One of the books I am currently reading is The Alphabet of the Trees: a guide to nature writing. I purchased it some time ago, and it has finally bubbled to the surface of my reading stack; for this I am grateful. I am really enjoying this collection of essays.
The first two essays focus on urban nature writing and the presence of nature in the city. In the first, a teacher is surprised by the discussions and observations of his class in their nature writing and discussions. The students questioned the line that divides the natural from the manufactured and managed to blur what had been clear to the author. The students’ writing squarely placed the natural objects they chose within the human context of the urban environment.
The second explores how nature in the urban setting defies romanticized notions found in many children’s books. “In many children’s book, outside is where you go to be by yourself, to get away from people. Being in the natural world is depicted as a contemplative experience. For my students the opposite is most often true. If they want to be alone, they stay inside. To be outside is to be social, watching the world go by from their stoops of playing in the park with friends. The presence of nature in the city, whether by accident of by design, serves to draw people together.” p17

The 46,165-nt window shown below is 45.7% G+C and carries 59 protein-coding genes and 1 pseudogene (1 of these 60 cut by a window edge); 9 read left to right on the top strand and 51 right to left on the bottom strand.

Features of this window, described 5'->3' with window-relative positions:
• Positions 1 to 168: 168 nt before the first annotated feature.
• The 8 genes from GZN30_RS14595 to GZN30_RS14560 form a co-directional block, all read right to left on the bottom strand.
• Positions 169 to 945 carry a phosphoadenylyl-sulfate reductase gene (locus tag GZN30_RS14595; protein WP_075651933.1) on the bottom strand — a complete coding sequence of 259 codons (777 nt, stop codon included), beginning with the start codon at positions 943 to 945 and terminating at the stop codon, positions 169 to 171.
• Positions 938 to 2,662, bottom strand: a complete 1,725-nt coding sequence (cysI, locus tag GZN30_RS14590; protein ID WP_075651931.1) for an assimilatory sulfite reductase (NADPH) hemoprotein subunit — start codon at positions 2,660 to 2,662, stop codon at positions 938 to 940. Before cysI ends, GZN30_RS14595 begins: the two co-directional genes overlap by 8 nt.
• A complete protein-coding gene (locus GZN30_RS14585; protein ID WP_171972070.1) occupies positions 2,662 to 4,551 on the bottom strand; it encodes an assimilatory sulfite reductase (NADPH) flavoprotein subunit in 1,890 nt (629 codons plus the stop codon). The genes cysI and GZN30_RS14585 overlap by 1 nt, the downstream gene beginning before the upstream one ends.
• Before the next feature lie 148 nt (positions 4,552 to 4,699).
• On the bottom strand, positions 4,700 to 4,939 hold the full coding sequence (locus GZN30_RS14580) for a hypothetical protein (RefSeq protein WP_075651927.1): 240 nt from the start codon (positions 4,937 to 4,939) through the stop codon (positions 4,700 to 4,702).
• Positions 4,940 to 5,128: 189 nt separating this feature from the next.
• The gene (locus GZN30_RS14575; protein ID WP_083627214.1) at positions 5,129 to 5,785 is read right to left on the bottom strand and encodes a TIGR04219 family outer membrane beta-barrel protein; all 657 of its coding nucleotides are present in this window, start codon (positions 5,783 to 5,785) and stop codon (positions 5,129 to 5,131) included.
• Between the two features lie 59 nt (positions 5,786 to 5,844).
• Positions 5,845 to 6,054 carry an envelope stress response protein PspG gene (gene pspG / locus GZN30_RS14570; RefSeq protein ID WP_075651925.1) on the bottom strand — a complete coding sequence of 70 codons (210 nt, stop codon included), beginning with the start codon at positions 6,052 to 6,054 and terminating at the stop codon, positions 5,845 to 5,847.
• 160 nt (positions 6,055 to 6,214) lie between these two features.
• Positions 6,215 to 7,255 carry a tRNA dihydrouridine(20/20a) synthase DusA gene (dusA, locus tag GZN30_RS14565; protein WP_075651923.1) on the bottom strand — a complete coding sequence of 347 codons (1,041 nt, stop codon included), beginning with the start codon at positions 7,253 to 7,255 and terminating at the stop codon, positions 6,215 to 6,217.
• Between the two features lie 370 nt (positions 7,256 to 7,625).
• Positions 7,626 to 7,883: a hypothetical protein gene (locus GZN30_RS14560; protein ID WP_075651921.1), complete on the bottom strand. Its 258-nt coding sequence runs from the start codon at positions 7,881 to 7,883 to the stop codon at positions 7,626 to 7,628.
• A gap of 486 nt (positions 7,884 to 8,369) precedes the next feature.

These two essays start the book by forcing the reader to reassess what nature means in his or her own particular setting.
My meaning making in and with nature serves as a core piece of who I am, but it is not my children’s. They are crafting their own every day. Their nature is not that of my childhood. Its messages will be different. My relationship with nature is informed by my parents’ connection, but it is different, too. Similarly, my passion for nature will undoubtedly influence my children. My job is to hear their voices as they share their evolving relationship with nature .